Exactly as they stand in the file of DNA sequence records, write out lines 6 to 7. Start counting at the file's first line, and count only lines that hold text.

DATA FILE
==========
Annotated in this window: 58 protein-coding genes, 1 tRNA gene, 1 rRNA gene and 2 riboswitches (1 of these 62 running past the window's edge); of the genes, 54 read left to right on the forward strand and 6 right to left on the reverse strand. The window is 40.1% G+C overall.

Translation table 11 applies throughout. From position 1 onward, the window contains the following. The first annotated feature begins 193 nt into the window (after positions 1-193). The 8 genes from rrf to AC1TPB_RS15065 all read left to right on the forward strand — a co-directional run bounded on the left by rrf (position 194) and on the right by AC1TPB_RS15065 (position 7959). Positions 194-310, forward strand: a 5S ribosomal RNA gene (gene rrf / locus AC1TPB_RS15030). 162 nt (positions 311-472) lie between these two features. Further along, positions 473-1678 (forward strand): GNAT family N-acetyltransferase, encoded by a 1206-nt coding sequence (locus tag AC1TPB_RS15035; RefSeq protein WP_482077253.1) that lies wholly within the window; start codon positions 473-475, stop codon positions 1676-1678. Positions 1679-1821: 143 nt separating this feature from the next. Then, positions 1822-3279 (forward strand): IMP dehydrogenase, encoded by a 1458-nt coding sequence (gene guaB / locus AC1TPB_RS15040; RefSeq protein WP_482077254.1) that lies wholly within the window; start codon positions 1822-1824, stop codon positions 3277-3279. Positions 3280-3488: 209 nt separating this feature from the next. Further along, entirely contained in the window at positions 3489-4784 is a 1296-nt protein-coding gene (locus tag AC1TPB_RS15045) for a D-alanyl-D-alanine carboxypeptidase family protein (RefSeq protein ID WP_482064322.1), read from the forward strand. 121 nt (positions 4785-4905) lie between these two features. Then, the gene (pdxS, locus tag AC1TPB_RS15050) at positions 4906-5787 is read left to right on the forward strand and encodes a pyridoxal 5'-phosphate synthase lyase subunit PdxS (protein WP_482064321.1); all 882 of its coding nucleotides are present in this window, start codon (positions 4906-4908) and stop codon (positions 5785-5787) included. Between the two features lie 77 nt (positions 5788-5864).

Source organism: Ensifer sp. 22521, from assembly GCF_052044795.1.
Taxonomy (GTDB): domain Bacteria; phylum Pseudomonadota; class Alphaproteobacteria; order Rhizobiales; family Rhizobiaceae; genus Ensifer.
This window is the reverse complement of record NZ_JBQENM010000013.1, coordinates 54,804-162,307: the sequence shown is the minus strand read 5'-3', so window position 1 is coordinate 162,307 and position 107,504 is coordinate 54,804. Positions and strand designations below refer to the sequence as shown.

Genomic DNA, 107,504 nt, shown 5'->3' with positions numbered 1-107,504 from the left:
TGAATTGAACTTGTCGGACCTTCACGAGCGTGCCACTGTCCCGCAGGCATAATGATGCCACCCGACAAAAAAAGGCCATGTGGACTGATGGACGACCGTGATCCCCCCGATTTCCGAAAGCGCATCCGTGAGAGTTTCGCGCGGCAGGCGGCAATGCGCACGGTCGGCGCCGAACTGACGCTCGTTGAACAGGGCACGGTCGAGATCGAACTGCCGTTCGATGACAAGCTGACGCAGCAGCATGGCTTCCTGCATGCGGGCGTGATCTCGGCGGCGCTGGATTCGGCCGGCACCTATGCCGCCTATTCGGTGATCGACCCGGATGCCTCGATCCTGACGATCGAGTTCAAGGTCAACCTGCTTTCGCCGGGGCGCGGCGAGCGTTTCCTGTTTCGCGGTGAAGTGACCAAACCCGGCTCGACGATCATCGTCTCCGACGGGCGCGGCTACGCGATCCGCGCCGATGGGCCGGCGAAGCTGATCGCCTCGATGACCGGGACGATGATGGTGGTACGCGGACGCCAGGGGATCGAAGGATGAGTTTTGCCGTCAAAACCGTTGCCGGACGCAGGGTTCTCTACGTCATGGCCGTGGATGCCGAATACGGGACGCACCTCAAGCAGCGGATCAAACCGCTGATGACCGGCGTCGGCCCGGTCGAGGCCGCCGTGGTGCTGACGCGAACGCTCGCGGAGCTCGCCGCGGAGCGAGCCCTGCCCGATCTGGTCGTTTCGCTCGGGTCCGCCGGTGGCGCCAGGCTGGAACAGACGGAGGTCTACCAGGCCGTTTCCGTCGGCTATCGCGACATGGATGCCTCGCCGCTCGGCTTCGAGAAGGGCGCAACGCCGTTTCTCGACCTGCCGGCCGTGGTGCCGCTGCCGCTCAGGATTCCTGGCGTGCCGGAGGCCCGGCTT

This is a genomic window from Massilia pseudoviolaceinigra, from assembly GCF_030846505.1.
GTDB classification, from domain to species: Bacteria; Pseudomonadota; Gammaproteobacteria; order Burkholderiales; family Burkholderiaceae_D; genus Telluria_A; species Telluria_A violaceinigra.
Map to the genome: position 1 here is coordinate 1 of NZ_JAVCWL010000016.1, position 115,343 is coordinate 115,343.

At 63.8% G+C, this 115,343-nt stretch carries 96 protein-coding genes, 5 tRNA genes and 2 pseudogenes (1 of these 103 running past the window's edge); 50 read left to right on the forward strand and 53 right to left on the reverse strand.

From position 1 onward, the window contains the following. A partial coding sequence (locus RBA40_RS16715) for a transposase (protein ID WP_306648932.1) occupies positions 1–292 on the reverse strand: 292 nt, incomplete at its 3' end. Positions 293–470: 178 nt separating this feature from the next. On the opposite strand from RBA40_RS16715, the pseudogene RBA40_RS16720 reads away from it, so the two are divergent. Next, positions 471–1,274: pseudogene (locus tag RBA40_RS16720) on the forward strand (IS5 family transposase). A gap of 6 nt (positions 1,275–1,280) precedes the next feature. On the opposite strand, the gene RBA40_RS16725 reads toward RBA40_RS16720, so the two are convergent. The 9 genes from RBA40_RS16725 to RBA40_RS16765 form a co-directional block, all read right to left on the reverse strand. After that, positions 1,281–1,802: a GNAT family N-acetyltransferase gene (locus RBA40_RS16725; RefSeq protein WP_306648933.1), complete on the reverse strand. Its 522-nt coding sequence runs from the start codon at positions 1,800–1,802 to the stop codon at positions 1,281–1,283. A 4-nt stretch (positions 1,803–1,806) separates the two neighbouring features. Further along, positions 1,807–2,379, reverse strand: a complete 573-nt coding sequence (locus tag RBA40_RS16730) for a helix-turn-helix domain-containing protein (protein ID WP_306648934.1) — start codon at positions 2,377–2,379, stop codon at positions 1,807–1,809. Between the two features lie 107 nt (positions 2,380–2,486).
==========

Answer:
Genomic DNA, 107,504 nt, shown 5'->3' with positions numbered 1-107,504 from the left:
TGAATTGAACTTGTCGGACCTTCACGAGCGTGCCACTGTCCCGCAGGCATAATGATGCCACCCGACAAAAAAAGGCCATGTGGACTGATGGACGACCGTGATCCCCCCGATTTCCGAAAGCGCATCCGTGAGAGTTTCGCGCGGCAGGCGGCAATGCGCACGGTCGGCGCCGAACTGACGCTCGTTGAACAGGGCACGGTCGAGATCGAACTGCCGTTCGATGACAAGCTGACGCAGCAGCATGGCTTCCTGCATGCGGGCGTGATCTCGGCGGCGCTGGATTCGGCCGGCACCTATGCCGCCTATTCGGTGATCGACCCGGATGCCTCGATCCTGACGATCGAGTTCAAGGTCAACCTGCTTTCGCCGGGGCGCGGCGAGCGTTTCCTGTTTCGCGGTGAAGTGACCAAACCCGGCTCGACGATCATCGTCTCCGACGGGCGCGGCTACGCGATCCGCGCCGATGGGCCGGCGAAGCTGATCGCCTCGATGACCGGGACGATGATGGTGGTACGCGGACGCCAGGGGATCGAAGGATGAGTTTTGCCGTCAAAACCGTTGCCGGACGCAGGGTTCTCTACGTCATGGCCGTGGATGCCGAATACGGGACGCACCTCAAGCAGCGGATCAAACCGCTGATGACCGGCGTCGGCCCGGTCGAGGCCGCCGTGGTGCTGACGCGAACGCTCGCGGAGCTCGCCGCGGAGCGAGCCCTGCCCGATCTGGTCGTTTCGCTCGGGTCCGCCGGTGGCGCCAGGCTGGAACAGACGGAGGTCTACCAGGCCGTTTCCGTCGGCTATCGCGACATGGATGCCTCGCCGCTCGGCTTCGAGAAGGGCGCAACGCCGTTTCTCGACCTGCCGGCCGTGGTGCCGCTGCCGCTCAGGATTCCTGGCGTGCCGGAGGCCCGGCTT